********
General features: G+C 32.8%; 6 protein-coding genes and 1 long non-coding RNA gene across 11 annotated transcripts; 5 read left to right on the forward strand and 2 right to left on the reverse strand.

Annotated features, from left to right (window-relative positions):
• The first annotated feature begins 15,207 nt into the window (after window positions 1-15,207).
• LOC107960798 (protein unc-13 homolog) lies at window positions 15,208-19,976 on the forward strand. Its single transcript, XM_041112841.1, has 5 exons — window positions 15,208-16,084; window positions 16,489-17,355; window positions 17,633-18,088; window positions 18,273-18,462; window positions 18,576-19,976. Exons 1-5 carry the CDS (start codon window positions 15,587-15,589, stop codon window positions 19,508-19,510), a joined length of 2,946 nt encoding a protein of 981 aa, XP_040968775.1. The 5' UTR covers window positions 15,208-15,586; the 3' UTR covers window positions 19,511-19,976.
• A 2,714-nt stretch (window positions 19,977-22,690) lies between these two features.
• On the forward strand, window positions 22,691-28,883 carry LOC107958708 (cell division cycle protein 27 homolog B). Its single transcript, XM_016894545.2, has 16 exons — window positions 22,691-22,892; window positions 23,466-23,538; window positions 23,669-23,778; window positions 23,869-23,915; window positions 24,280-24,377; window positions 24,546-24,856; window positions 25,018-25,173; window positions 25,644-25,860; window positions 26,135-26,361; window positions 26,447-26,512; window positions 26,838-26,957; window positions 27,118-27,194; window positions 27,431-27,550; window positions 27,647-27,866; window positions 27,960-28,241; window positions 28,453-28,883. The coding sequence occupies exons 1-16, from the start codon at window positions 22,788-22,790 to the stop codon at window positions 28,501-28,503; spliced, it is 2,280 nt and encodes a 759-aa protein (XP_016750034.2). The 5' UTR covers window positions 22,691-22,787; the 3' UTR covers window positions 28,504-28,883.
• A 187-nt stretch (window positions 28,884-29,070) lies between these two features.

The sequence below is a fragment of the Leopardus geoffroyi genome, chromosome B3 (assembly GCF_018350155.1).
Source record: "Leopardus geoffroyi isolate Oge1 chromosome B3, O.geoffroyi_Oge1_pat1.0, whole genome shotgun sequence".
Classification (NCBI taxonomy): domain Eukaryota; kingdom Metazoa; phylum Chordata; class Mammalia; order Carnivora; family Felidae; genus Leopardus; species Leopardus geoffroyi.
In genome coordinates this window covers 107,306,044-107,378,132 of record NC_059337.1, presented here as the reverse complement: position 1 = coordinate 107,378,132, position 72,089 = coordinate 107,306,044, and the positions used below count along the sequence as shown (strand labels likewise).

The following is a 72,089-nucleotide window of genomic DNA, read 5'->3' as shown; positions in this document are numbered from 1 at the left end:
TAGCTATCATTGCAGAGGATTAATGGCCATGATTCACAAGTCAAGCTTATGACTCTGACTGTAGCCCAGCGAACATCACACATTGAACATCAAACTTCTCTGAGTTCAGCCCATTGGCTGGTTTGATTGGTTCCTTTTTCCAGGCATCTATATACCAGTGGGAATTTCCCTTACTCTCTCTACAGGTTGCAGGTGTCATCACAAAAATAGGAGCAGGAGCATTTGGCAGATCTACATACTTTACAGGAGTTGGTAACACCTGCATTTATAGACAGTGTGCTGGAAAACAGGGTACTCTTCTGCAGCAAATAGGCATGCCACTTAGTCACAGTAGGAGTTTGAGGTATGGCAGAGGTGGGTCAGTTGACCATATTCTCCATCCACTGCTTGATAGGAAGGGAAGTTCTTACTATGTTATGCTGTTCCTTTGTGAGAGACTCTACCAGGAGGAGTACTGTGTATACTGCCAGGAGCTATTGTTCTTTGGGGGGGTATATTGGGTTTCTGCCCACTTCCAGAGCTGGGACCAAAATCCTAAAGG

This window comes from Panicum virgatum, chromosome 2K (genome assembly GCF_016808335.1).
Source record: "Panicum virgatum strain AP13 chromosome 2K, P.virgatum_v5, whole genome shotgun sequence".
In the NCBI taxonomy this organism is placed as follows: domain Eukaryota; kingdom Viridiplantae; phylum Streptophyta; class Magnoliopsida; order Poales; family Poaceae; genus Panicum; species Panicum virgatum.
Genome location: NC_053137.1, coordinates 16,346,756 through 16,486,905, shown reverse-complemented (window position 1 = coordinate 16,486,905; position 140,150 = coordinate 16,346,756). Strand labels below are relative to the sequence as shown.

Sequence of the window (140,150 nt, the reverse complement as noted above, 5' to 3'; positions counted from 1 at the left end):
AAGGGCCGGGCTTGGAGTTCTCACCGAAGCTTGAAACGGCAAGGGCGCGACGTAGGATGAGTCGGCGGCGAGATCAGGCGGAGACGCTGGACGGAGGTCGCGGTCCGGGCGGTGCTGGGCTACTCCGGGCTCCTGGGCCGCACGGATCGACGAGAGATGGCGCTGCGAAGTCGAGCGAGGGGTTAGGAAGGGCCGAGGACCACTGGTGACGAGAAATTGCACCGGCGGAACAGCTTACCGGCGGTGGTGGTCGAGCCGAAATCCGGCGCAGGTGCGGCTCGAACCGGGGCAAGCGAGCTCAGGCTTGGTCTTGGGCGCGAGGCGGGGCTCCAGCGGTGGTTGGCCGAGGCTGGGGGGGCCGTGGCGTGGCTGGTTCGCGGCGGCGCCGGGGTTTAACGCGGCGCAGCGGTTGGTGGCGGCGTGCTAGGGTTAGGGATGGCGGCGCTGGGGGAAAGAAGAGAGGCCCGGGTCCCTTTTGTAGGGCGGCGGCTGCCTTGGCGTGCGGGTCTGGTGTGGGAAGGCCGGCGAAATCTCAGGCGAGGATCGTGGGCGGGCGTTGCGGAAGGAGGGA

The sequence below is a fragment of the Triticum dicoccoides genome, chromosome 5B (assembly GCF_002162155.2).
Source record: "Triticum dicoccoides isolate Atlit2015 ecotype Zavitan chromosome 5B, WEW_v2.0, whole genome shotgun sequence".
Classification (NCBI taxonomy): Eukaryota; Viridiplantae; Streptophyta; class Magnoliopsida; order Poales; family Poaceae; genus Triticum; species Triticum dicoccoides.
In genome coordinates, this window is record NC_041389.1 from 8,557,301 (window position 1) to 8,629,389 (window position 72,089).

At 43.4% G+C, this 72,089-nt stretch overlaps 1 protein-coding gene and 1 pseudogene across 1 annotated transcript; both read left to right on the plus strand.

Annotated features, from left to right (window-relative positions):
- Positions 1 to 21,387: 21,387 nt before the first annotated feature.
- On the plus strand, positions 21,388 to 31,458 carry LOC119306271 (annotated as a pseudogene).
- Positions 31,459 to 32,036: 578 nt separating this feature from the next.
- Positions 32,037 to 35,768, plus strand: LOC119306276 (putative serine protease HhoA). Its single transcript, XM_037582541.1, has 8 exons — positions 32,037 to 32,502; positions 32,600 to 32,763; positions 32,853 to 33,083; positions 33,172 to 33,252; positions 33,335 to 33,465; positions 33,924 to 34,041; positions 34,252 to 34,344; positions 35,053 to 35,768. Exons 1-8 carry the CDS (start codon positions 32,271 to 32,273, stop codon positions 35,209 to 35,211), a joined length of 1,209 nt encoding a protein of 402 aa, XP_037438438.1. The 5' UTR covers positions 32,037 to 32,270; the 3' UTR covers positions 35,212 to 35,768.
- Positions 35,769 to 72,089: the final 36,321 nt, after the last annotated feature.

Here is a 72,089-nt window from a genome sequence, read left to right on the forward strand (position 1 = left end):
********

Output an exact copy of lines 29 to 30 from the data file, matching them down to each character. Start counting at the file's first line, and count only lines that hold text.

- Positions 32,037 to 35,768, plus strand: LOC119306276 (putative serine protease HhoA). Its single transcript, XM_037582541.1, has 8 exons — positions 32,037 to 32,502; positions 32,600 to 32,763; positions 32,853 to 33,083; positions 33,172 to 33,252; positions 33,335 to 33,465; positions 33,924 to 34,041; positions 34,252 to 34,344; positions 35,053 to 35,768. Exons 1-8 carry the CDS (start codon positions 32,271 to 32,273, stop codon positions 35,209 to 35,211), a joined length of 1,209 nt encoding a protein of 402 aa, XP_037438438.1. The 5' UTR covers positions 32,037 to 32,270; the 3' UTR covers positions 35,212 to 35,768.
- Positions 35,769 to 72,089: the final 36,321 nt, after the last annotated feature.